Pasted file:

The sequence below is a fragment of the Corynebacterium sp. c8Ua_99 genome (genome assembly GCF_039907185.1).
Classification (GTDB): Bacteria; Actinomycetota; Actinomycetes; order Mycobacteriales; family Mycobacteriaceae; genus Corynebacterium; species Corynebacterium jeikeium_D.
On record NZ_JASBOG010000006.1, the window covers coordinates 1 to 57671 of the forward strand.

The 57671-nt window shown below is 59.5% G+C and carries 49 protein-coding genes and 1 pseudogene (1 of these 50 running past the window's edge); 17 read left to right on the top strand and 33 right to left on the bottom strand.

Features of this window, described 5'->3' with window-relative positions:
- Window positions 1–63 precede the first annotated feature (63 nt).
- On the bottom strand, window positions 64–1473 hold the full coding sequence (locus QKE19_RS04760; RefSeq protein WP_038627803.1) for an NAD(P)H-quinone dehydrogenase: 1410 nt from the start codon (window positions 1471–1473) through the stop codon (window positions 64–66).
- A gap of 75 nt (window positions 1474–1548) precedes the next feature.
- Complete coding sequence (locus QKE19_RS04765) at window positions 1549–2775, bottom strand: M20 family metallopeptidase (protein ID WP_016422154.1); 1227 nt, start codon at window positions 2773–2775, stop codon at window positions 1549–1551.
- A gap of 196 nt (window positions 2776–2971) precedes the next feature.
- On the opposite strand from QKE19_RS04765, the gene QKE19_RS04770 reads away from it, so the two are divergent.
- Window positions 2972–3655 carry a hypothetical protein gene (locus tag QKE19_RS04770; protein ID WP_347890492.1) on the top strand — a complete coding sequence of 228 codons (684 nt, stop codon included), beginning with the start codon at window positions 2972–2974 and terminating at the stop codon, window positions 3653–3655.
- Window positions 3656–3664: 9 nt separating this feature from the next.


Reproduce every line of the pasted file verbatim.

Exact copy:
The sequence below is a fragment of the Corynebacterium sp. c8Ua_99 genome (genome assembly GCF_039907185.1).
Classification (GTDB): Bacteria; Actinomycetota; Actinomycetes; order Mycobacteriales; family Mycobacteriaceae; genus Corynebacterium; species Corynebacterium jeikeium_D.
On record NZ_JASBOG010000006.1, the window covers coordinates 1 to 57671 of the forward strand.

The 57671-nt window shown below is 59.5% G+C and carries 49 protein-coding genes and 1 pseudogene (1 of these 50 running past the window's edge); 17 read left to right on the top strand and 33 right to left on the bottom strand.

Features of this window, described 5'->3' with window-relative positions:
- Window positions 1–63 precede the first annotated feature (63 nt).
- On the bottom strand, window positions 64–1473 hold the full coding sequence (locus QKE19_RS04760; RefSeq protein WP_038627803.1) for an NAD(P)H-quinone dehydrogenase: 1410 nt from the start codon (window positions 1471–1473) through the stop codon (window positions 64–66).
- A gap of 75 nt (window positions 1474–1548) precedes the next feature.
- Complete coding sequence (locus QKE19_RS04765) at window positions 1549–2775, bottom strand: M20 family metallopeptidase (protein ID WP_016422154.1); 1227 nt, start codon at window positions 2773–2775, stop codon at window positions 1549–1551.
- A gap of 196 nt (window positions 2776–2971) precedes the next feature.
- On the opposite strand from QKE19_RS04765, the gene QKE19_RS04770 reads away from it, so the two are divergent.
- Window positions 2972–3655 carry a hypothetical protein gene (locus tag QKE19_RS04770; protein ID WP_347890492.1) on the top strand — a complete coding sequence of 228 codons (684 nt, stop codon included), beginning with the start codon at window positions 2972–2974 and terminating at the stop codon, window positions 3653–3655.
- Window positions 3656–3664: 9 nt separating this feature from the next.